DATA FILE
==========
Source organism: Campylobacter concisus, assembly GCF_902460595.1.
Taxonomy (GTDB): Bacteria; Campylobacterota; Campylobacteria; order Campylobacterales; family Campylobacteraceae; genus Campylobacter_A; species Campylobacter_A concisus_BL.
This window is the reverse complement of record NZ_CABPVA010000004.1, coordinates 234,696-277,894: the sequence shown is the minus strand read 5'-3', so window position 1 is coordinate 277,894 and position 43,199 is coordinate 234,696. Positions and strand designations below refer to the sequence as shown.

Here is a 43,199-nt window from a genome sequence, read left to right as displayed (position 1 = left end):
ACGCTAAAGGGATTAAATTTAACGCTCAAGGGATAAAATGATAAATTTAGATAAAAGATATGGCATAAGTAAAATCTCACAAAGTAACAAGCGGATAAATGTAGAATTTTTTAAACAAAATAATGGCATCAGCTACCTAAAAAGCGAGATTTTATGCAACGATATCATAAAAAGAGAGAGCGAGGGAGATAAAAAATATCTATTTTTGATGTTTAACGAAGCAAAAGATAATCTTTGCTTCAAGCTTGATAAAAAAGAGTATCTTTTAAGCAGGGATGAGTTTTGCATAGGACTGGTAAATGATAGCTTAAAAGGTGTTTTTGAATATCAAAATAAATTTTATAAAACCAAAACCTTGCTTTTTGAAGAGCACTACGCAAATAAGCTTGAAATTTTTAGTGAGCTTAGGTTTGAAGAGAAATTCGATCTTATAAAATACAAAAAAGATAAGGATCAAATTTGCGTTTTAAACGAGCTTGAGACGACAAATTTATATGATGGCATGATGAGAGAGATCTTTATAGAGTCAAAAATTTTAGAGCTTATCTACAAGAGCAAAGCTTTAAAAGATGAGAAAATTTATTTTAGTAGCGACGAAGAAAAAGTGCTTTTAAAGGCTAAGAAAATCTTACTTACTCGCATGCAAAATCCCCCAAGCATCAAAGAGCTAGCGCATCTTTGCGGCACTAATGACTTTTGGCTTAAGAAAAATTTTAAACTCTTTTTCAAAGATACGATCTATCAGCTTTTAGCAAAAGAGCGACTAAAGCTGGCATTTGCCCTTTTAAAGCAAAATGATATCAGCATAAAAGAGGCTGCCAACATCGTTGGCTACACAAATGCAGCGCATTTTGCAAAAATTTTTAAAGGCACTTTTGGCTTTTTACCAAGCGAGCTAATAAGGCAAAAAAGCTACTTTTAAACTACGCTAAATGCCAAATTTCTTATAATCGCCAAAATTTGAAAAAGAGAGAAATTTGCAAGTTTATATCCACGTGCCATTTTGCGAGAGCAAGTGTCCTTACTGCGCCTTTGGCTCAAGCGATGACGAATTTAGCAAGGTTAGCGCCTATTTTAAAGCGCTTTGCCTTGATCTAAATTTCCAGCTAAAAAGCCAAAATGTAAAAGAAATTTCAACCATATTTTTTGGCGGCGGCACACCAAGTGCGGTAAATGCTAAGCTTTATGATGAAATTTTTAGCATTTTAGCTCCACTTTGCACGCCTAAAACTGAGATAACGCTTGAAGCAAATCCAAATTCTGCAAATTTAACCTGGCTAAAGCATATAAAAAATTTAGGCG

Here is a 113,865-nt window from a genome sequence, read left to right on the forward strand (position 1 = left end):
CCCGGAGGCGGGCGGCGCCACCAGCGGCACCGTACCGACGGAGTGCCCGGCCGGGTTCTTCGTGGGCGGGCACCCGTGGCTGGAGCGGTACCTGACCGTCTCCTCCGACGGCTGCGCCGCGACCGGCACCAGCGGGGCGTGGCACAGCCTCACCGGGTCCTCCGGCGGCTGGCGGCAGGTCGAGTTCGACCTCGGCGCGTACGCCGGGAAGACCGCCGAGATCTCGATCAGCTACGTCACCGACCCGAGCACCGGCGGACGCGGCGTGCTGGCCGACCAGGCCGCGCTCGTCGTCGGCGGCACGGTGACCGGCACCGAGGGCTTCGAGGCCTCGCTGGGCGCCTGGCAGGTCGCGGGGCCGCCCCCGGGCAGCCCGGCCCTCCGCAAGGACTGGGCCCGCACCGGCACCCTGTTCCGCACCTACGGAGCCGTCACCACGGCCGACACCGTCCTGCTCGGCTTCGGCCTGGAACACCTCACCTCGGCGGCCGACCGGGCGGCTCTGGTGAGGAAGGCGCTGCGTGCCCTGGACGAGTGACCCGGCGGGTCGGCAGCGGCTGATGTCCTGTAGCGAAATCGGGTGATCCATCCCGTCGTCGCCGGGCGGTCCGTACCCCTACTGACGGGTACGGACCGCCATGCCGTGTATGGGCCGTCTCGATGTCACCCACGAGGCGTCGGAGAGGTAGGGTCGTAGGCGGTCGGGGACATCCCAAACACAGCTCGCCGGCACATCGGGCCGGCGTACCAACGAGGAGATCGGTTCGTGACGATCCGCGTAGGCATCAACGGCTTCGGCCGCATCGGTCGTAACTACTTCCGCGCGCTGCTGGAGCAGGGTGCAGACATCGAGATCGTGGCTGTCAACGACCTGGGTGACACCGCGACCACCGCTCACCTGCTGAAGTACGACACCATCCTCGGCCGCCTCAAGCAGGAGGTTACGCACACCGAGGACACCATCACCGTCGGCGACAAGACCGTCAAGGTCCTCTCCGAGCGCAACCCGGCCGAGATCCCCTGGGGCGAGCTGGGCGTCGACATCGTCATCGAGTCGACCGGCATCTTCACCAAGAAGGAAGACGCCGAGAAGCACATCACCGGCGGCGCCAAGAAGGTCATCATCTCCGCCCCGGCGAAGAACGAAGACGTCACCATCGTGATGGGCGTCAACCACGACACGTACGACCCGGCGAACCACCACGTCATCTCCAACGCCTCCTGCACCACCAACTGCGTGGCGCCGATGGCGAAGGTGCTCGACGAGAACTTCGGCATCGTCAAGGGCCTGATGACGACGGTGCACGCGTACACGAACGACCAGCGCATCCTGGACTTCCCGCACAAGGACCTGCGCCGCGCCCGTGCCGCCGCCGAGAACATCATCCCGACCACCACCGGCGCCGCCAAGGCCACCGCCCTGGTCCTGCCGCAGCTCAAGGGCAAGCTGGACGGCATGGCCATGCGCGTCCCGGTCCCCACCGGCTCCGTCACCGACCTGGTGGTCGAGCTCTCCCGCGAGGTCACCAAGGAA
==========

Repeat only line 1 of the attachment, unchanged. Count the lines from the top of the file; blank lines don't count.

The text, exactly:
Source organism: Campylobacter concisus, assembly GCF_902460595.1.